Yes, Doug, I agree with you, it could just be "one of these things", i.e., a random fluke occurence. Still, it is rather mind-boggling that Leach's runs scored total ranks _5th_ in the deadball-era, behind four of the greatest single seasons in that era (Cobb 1911, 15/ Speaker 1912/ E. Collins 1912). Leach's 1909 season was very good adjusted for context, but not even close to the level of the other four seasons I mentioned, and not even close being the best NL performance that year.

Speaking of Rogers Hornsby, who was mentioned a few posts back, compare his offensive totals for 1924 and 1925, and tell me why he had nearly fifty more RBI in 1925 - it should be fairly close, if not better in 1924... I admit I did not look up the #1/ #2 Cardinals batters for those years, and situational splits for ROB are not available.

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By: Doug http://www.baseball-reference.com/blog/archives/11380/comment-page-1#comment-117277 Wed, 01 Jun 2011 04:02:32 +0000 http://www.baseball-reference.com/blog/?p=11380#comment-117277 @17.

Actually, yes, Lawrence, it could have been a fluke in the sense that Wilson had only that one year where he mashed triples - his triples totals for his 6 seasons in Pittsburgh were 7, 12, 13, 12, 36, 14. Yes, it was the peak year of his career, but it was only a touch better than the year before when he had only 12. Also, he almost certainly wouldn't have had those 36 triples in 1912 anywhere except Pittsburgh.

There was a post yesterday or the day before where John explained that the dimensions in Forbes Field in those days were highly conducive to doubles and, especially, triples, much more so than other parks. He even found a reference to a local rule in Pittsburgh for ground-rule triples, employed when there was a big crowd (such as for double-headers) and the overflow fans stood in the outfield behind a rope, with balls bouncing beyond the rope going for triples.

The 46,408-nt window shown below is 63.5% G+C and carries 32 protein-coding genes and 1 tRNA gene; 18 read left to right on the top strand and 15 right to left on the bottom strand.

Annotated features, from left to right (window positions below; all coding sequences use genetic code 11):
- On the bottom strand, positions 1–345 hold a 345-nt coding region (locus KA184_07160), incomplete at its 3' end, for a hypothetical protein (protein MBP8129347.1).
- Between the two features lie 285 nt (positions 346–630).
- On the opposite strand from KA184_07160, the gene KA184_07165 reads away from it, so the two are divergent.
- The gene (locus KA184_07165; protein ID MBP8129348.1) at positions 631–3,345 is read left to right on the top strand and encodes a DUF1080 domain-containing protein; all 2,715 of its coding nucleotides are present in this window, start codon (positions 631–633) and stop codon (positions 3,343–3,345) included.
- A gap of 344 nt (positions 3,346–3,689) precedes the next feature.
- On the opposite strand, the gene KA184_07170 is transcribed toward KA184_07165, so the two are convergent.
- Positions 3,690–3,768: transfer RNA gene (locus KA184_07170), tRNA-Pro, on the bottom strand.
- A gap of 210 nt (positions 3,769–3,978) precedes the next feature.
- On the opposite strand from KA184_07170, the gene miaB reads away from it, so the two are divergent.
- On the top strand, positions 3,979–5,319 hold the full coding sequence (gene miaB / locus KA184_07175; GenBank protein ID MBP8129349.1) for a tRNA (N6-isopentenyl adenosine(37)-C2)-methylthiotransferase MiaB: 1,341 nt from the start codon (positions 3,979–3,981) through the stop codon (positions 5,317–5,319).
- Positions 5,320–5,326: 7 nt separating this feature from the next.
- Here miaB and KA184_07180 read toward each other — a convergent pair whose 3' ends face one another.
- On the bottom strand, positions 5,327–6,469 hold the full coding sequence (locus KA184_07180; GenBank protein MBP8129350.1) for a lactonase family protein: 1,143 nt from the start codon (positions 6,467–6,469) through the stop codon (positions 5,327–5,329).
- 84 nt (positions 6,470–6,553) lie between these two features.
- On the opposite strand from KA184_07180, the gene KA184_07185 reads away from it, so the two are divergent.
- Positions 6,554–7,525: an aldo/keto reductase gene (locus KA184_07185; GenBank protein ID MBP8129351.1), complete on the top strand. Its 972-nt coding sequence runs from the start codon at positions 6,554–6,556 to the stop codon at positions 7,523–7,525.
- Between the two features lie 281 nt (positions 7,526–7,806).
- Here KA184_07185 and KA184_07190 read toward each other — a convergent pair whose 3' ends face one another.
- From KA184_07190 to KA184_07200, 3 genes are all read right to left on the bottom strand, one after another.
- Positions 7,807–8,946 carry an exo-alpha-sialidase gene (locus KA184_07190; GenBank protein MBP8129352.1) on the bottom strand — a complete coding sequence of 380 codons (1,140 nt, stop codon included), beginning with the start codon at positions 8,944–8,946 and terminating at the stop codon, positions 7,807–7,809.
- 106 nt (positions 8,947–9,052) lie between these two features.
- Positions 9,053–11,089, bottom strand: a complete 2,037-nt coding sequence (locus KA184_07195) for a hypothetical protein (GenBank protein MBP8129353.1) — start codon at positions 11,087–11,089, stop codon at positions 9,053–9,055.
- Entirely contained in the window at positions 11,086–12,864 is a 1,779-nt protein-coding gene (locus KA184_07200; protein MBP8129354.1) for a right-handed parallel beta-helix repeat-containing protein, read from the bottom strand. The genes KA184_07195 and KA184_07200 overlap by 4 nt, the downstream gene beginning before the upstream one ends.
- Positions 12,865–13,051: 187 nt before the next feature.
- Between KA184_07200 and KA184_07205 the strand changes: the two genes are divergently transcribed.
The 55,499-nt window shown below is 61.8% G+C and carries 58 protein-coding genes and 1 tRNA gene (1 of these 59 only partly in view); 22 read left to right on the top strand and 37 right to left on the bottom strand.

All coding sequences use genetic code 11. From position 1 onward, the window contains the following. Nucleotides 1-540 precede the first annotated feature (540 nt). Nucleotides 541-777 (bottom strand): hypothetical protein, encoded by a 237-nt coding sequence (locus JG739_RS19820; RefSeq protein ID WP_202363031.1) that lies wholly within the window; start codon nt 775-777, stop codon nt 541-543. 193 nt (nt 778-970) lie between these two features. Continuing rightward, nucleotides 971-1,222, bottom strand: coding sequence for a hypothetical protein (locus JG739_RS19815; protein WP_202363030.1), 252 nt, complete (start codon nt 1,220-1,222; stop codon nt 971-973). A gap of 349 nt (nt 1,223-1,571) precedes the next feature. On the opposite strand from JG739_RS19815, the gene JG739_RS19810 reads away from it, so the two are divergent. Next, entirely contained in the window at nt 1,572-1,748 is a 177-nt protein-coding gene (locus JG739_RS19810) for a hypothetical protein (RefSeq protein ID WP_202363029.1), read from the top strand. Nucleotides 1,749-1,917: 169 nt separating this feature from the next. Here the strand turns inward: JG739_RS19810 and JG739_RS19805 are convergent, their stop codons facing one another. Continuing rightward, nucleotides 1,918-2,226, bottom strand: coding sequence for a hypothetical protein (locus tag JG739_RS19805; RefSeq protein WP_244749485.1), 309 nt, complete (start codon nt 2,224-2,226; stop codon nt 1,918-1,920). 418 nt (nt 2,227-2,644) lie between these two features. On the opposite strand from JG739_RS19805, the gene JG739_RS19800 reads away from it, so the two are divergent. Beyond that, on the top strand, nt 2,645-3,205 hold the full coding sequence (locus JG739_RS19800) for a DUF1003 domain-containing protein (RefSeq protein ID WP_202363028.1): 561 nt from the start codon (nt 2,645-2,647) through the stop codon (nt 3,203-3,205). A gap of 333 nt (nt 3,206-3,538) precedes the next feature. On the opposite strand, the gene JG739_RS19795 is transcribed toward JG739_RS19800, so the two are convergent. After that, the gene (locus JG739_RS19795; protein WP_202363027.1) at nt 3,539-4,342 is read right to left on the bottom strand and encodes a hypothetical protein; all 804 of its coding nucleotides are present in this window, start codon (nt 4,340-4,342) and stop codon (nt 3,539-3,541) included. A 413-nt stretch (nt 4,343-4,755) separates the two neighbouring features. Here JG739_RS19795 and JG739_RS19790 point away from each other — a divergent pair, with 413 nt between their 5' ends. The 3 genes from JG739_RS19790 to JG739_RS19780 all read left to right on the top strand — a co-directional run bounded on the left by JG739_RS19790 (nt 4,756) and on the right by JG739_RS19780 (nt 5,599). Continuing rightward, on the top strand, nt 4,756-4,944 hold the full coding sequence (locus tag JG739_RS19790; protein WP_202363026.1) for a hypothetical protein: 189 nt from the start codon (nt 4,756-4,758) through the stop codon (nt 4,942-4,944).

Back to Leach ... you can surmise all you want about why he scored so many runs in 1909, but you can't discount that it might have included a good measure of luck - he just wasn't left on base as often as would usually happen. Looking at his numbers for that year, he scored far more runs than any of his teammates on a powerhouse club that won 110 games. And, in this particular year, Leach scored 24 more runs than in any other year of his career, even with stats that look remarkably similar to his other better years. For example, Leach's 1908 numbers are virtually identical if not a touch better than 1909, but he scored 33 fewer runs in 1908.

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By: Hartvig http://www.baseball-reference.com/blog/archives/11380/comment-page-1#comment-117270 Wed, 01 Jun 2011 03:06:31 +0000 http://www.baseball-reference.com/blog/?p=11380#comment-117270 Steve @ 23 Very much so. Generally, if your successful in less than about two-thirds of your stolen base attempts you are costing your team runs so that means an out from being caught stealing has about twice the impact as a successful stolen base.

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By: Steve http://www.baseball-reference.com/blog/archives/11380/comment-page-1#comment-117254 Wed, 01 Jun 2011 01:17:47 +0000 http://www.baseball-reference.com/blog/?p=11380#comment-117254 Is a caught stealing a bigger negative than a successful steal is a positive?It often seems so.